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# Starting a foundation degree after 10 years away from study.....P. table confusion! watch

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1. Hey guys,
I am doing a foundation degree after 10 years away from study, unbelievably, I have forgotten everything. I thought going over some old text books would help bring it all back to me but it hasn't and now i'm worried.

So in the periodic table, the horizontal rows are grouped into periods, 1 - 7, so each of these horizontal rows indicates how many shells each atom has , or so my texbook tells me.

But lets take mercury for instance, it has 80 electrons, it is in period 6, so therefore going by this theory it should have 6 shells, it however has 11 shells, 2 in the first shell followed by 9 shells of 8 electrons and finally one last shell of 6 electrons.

The virtical rows are groups, or so my textbook tells me and this indicates how many electrons are in the outer shell of an atom. This is fine for boron, its in group 3, and in period 2. So it does indeed have two shells as it is in period two and it is in group 3 which means it has 3 electrons in its outer shell, yes it does. However, when I look at arsenic "AS", it is in group 5 which would indicate it has 5 electrons in its outer shell, it is also in period 4 which would indicate it has 4 outer shells, however it has 5 outer shells! It is in group 5 which would indicate it has 5 electrons in its outer shell, but it doesn't, it has 7.

I thought I has a good grasp on the periodic table yesterday, but after looking into it more today, i am so confused and back to square on!

all help is appreciated.
2. Your understanding of shells is at GCSE standard. Is there a chapter on orbitals in that book? S, P and E orbitals?

In essence, each 'shell' you described can be broken down into smaller energy levels and this is where your confusion is coming from.
3. (Original post by hurricaneee)
x
As Occam's Chainsaw hinted at, the idea that a shell can only contain 8 electrons only works for the early atoms, up to calcium. Once you reach the transition metals, further subshells are occupied, which mean that a ground state atom's higher-energy shells can contain 18 or even 32 electrons. You might find this page on chemguide handy for a quick summary.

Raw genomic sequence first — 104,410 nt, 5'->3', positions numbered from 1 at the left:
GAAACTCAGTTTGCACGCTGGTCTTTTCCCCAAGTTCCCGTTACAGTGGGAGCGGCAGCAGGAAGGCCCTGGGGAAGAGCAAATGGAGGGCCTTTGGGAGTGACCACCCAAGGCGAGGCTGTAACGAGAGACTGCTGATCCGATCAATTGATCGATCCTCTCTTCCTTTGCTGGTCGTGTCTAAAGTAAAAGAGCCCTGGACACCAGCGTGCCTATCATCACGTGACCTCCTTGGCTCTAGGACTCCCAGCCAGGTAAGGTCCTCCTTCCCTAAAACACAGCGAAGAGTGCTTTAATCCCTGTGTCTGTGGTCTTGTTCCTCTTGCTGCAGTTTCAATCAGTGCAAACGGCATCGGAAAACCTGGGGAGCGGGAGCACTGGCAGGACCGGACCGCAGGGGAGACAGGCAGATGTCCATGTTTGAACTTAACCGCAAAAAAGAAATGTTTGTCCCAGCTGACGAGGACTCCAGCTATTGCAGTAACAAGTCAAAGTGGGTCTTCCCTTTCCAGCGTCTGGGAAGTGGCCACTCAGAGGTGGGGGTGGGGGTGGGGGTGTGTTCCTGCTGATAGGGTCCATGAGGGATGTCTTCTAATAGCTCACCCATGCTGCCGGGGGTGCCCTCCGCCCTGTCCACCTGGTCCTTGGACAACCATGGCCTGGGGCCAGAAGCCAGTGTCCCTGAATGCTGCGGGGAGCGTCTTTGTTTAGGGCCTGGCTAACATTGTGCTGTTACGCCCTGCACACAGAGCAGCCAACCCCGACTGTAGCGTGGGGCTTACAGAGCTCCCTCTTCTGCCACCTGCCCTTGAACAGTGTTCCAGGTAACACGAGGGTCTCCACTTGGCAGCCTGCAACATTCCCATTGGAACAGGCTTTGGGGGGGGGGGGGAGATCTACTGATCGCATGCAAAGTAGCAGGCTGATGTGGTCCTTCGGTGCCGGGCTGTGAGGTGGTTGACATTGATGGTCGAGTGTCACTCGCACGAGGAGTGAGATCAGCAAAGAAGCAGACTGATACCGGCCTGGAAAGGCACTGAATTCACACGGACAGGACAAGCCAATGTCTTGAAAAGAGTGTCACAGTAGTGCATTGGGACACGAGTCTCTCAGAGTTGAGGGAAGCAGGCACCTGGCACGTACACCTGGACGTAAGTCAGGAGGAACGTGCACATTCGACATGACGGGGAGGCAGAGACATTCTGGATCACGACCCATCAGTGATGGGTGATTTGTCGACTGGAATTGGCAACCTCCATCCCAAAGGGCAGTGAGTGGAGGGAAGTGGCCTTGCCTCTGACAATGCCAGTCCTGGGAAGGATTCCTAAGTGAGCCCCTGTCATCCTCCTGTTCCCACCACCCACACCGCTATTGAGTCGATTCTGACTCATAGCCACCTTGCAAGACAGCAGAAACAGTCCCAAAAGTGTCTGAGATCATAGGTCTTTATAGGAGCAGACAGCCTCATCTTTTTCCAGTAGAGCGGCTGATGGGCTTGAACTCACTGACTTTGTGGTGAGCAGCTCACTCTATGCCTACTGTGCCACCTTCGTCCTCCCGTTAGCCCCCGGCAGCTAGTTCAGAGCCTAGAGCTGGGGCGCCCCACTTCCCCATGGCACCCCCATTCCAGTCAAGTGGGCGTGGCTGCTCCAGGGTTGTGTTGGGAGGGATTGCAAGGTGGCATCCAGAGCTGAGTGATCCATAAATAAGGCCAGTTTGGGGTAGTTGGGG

4. Hey mate,
No there isn't anything on S, P and e oribitals, do you have any links or recommend any youtube videos/books?
5. (Original post by hurricaneee)
Hey mate,
No there isn't anything on S, P and e oribitals, do you have any links or recommend any youtube videos/books?
BJack gave you a link to chemguide which, in my experience, is great. WJEC do free revision aids on their website too which definitely have this in them.

6. (Original post by hurricaneee)
Hey mate,
No there isn't anything on S, P and e oribitals, do you have any links or recommend any youtube videos/books?
(For what it's worth, they're d orbitals, not e orbitals.)
7. (Original post by BJack)
(For what it's worth, they're d orbitals, not e orbitals.)
I mistyped. Sorry about that. E is right above D on the keyboard
8. Thanks very much for the replies guys, it makes much more sense now.

I missed the first few weeks of term sadly and they went over the basics and a run through of GCSE chemistry for background etc.

My first class was on friday past and it all went over my head, sadly the teacher didn't seem to worried about helping those out who were struggling.

The lesson was on relative atomic mass, relative isotopic mass and relative molecular mass in terms of carbon-12. Calculating the number of moles etc.

Anyone recommend a good base to start here? Any reading I am doing isn't getting it threw to me at all.
9. (Original post by hurricaneee)
Anyone recommend a good base to start here? Any reading I am doing isn't getting it threw to me at all.
Reading is too passive. You need to get a problem book and do some questions. Do you know what exam board you are on.
10. I sadly do not buddy, the more I look at this topic on the internet the more it scares me. However, I know if I hadn't missed the first two weeks of class I would be fine.

Can you reccomend a workbook?

thanks very much!

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Updated: October 6, 2013
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